MK11 Ford Consul Zephyr & Zodiac owners club

Five Star motoring with the 3 Graces since 1956

A Brief History


Model number 206E

In 1956 the MK1 Consul, Zephyr, and Zodiac were all restyled to a new family look. The straight 6-cylinder engine was retuned and had  a capacity of  2,553 cc (156 cu in), with power output correspondingly raised to 86 bhp . The wheelbase was increased by 3 inches  to 107 inches and the width increased to 69 inches (1,800 mm). The weight distribution and turning circle were also improved. Top speed increased to 88 mph  and the economy was also better at 28 mpg 

In 1956 a new Consul appeared with the Ford code of 204E. Compared with the original it had a longer wheelbase, larger 1703 cc, 59 bhp  engine and a complete restyle. One thing not updated was the windscreen wipers which were still vacuum-operated. The roof profile was lowered in 1959 on the Mk2 version which also had re-designed rear lights and much of the external bright work in stainless steel. Front disc brakes with vacuum servo appeared as an option in 1960 and were made standard in 1961 (4-wheel drum brakes only, in Australia). The name became the Consul 375 in mid-1961.

The convertible version made by Carbodies continued. A De Luxe version with contrasting roof colour and higher equipment specification was added in 1957. The Australian market had factory-built versions of the pick-up (utility) and estate car (station wagon) as well as a locally-engineered version of the saloon.

A Consul MkII tested by the British magazine The Motor in 1956 had a top speed of 79.3 mph  and could accelerate from 0-60 mph in 23.2 seconds. A fuel consumption of 22.1 miles per imperial gallon was recorded. The test car cost £781 including taxes.

The Zodiac and Zephyr were also offered in two body styles these being the "Highline" and "Lowline", depending on the year of manufacture — the difference being 1.75 in (44 mm) being cut from the height of the roof panel. The two models shared various slightly differing components, but are generally interchangeable between the two. The "Highline" variant featured a hemispherical instrument cluster, whereas the "Lowline" had a more rectangular panel. A locally-engineered version of each of these models was introduced to Australia.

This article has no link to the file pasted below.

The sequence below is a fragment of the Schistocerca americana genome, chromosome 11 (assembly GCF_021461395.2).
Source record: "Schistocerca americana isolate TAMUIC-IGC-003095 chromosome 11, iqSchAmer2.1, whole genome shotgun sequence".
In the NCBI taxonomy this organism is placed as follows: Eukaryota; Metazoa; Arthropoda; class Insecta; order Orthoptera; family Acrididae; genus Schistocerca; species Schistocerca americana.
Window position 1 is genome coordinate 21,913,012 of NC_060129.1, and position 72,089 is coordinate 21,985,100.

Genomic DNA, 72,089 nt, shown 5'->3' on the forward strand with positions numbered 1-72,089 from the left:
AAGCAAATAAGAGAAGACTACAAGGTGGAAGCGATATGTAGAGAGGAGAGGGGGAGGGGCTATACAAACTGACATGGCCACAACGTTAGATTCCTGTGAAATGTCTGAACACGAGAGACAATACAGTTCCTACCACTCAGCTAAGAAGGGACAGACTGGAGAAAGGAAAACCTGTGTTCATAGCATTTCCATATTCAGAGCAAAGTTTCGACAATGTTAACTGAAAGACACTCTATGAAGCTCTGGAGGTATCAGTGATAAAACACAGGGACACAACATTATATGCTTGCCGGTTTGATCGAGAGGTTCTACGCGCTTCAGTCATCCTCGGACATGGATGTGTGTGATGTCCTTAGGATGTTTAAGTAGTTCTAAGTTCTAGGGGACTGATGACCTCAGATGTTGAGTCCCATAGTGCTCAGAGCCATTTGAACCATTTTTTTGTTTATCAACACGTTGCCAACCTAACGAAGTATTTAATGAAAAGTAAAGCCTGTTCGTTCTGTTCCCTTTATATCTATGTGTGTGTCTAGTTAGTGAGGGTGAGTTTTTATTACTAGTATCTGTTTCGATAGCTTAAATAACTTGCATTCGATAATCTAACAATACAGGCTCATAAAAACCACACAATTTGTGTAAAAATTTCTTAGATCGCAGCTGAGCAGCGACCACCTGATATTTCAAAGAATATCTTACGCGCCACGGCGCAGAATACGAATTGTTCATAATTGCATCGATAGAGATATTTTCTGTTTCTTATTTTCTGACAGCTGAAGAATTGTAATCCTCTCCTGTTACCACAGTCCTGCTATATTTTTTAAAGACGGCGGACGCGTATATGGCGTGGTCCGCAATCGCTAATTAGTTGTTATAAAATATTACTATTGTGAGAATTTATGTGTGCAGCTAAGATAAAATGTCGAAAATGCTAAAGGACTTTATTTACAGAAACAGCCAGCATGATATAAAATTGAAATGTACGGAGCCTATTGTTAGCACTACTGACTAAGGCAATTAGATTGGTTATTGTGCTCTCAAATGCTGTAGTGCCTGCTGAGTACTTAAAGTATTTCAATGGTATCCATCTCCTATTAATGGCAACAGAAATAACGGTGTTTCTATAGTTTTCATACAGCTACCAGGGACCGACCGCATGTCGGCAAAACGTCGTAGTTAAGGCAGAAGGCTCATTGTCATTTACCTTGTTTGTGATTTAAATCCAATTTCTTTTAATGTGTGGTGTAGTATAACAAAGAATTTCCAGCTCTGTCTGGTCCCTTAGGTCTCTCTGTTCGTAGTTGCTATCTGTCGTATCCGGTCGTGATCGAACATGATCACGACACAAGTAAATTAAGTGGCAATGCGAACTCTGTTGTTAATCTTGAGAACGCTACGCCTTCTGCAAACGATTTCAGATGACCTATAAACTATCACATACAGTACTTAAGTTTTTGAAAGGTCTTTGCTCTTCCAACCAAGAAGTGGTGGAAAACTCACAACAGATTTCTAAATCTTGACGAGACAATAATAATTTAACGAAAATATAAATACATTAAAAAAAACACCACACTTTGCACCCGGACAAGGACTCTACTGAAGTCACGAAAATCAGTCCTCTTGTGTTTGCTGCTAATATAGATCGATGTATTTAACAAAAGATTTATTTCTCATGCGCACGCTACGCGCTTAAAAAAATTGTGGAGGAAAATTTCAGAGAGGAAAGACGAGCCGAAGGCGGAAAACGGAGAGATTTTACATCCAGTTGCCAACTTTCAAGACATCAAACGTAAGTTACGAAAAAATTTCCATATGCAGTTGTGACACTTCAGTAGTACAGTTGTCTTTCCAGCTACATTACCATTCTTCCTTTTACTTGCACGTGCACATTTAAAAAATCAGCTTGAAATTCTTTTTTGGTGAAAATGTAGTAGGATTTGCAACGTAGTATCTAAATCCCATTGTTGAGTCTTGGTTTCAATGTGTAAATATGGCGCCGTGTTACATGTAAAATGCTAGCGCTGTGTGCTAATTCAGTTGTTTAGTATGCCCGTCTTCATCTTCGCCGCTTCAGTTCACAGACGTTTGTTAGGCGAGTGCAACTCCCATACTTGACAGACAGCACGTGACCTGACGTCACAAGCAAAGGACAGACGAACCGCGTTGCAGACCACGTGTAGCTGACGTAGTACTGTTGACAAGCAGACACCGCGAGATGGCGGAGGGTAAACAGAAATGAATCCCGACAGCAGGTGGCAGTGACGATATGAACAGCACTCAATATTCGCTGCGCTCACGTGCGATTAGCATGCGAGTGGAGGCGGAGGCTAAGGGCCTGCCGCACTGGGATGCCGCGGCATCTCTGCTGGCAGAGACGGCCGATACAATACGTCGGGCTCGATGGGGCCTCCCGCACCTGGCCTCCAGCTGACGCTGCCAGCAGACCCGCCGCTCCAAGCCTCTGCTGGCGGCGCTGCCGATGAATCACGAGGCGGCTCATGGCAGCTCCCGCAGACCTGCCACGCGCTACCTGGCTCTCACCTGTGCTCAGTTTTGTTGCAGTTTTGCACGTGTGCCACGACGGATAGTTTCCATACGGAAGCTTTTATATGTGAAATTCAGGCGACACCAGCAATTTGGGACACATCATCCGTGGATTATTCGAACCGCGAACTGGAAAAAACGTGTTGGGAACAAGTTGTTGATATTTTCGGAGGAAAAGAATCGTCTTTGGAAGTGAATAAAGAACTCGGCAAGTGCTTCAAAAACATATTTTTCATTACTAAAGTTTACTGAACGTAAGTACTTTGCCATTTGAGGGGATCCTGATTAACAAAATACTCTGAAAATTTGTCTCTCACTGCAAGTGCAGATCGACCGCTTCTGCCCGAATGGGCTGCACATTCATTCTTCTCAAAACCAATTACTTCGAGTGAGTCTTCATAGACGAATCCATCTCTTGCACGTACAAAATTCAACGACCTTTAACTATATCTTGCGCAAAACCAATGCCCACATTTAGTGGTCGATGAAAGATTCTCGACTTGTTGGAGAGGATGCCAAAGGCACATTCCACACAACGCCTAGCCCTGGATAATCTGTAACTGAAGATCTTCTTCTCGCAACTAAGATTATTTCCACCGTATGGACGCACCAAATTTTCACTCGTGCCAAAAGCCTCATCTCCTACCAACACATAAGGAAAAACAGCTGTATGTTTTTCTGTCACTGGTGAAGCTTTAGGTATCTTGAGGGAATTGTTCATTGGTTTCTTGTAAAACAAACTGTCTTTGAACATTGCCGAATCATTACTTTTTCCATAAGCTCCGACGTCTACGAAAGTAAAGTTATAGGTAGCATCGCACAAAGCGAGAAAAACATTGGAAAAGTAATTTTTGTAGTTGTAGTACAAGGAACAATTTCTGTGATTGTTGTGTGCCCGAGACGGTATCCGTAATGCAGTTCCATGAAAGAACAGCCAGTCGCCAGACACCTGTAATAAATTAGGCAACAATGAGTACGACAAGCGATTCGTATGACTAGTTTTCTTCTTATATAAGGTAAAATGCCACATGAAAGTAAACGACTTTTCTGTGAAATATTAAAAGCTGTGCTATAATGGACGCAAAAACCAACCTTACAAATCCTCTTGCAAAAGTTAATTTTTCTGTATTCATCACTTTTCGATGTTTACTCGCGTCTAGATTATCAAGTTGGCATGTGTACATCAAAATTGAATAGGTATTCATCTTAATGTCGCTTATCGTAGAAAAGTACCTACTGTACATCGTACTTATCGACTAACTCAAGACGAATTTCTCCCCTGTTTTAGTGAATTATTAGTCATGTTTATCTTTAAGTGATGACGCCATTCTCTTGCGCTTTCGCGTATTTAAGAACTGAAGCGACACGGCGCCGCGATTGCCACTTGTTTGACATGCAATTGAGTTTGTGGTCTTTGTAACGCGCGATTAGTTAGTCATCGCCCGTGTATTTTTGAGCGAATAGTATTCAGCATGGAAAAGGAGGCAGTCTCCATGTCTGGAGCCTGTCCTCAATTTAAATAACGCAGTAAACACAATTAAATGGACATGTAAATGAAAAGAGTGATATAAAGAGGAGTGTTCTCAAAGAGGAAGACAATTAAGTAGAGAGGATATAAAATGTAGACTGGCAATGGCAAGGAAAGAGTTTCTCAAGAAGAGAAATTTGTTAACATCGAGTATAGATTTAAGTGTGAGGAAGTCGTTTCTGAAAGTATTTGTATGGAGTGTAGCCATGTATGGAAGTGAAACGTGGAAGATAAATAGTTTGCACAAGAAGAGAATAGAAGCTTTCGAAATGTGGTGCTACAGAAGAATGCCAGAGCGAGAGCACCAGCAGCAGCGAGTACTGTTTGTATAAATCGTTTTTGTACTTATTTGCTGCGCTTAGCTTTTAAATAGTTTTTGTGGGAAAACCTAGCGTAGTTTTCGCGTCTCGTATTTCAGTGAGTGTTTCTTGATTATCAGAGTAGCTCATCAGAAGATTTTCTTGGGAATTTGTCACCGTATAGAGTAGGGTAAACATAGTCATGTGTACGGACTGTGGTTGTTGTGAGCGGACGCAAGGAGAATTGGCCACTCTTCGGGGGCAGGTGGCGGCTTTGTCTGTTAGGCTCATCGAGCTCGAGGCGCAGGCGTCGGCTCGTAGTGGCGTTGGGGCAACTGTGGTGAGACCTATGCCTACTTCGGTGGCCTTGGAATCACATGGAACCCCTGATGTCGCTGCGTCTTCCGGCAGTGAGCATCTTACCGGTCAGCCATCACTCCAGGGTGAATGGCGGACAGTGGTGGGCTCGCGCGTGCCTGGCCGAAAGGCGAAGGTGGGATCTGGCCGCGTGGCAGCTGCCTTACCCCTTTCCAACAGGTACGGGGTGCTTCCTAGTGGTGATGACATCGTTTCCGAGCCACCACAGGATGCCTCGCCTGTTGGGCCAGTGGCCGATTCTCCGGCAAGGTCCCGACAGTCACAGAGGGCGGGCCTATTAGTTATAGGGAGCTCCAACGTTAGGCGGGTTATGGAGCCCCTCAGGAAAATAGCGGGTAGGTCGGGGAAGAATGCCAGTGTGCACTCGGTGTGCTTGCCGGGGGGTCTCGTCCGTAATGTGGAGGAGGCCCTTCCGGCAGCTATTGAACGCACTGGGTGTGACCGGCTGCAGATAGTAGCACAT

As well as a 3-speed manual gearbox there was an optional overdrive and from 1956 ,1959 in Australia , a Borg Warner DG overdrive . Auto transmission also At first drum brakes  were fitted all round (with a larger lining area of 147 sq. in) but front discs became optional in 1960 and standard from mid 1961 (in Australia only 4-wheel drum brakes were available; some dealers fitted servo-assistance from 1961).

A two-door convertible version was offered with power operated hood, and a pick-up and factory-built estate were sold on the Australian market. Owing to the structural weaknesses inherent in the construction of convertibles very few convertibles are known to survive: probably only 20-25 examples.

A convertible with overdrive was tested by The Motor magazine in 1961 had a top speed of 88.3 mph  and could accelerate from 0-60 mph in 17 seconds. A fuel consumption of 24.5 miles per gallon  was recorded. The test car cost £1193 including taxes. 

The Mark II Zodiac was slightly altered to distinguish it from the the other variants, having more elaborate tail-end styling and  a different front  grille. The auxiliary lamps and wing mirrors were also on  the Zodiac range and it retained two-tone paint, whitewall tyres, chrome wheel-trim embellishers and gold plated badges.

A car tested by the British magazine The Motor in 1956 had a top speed of 87.9 mph  and could accelerate from 0-60 mph  in 17.1 seconds. A fuel consumption of 21.5 miles per  gallon  was recorded. The test car cost £968 including taxes.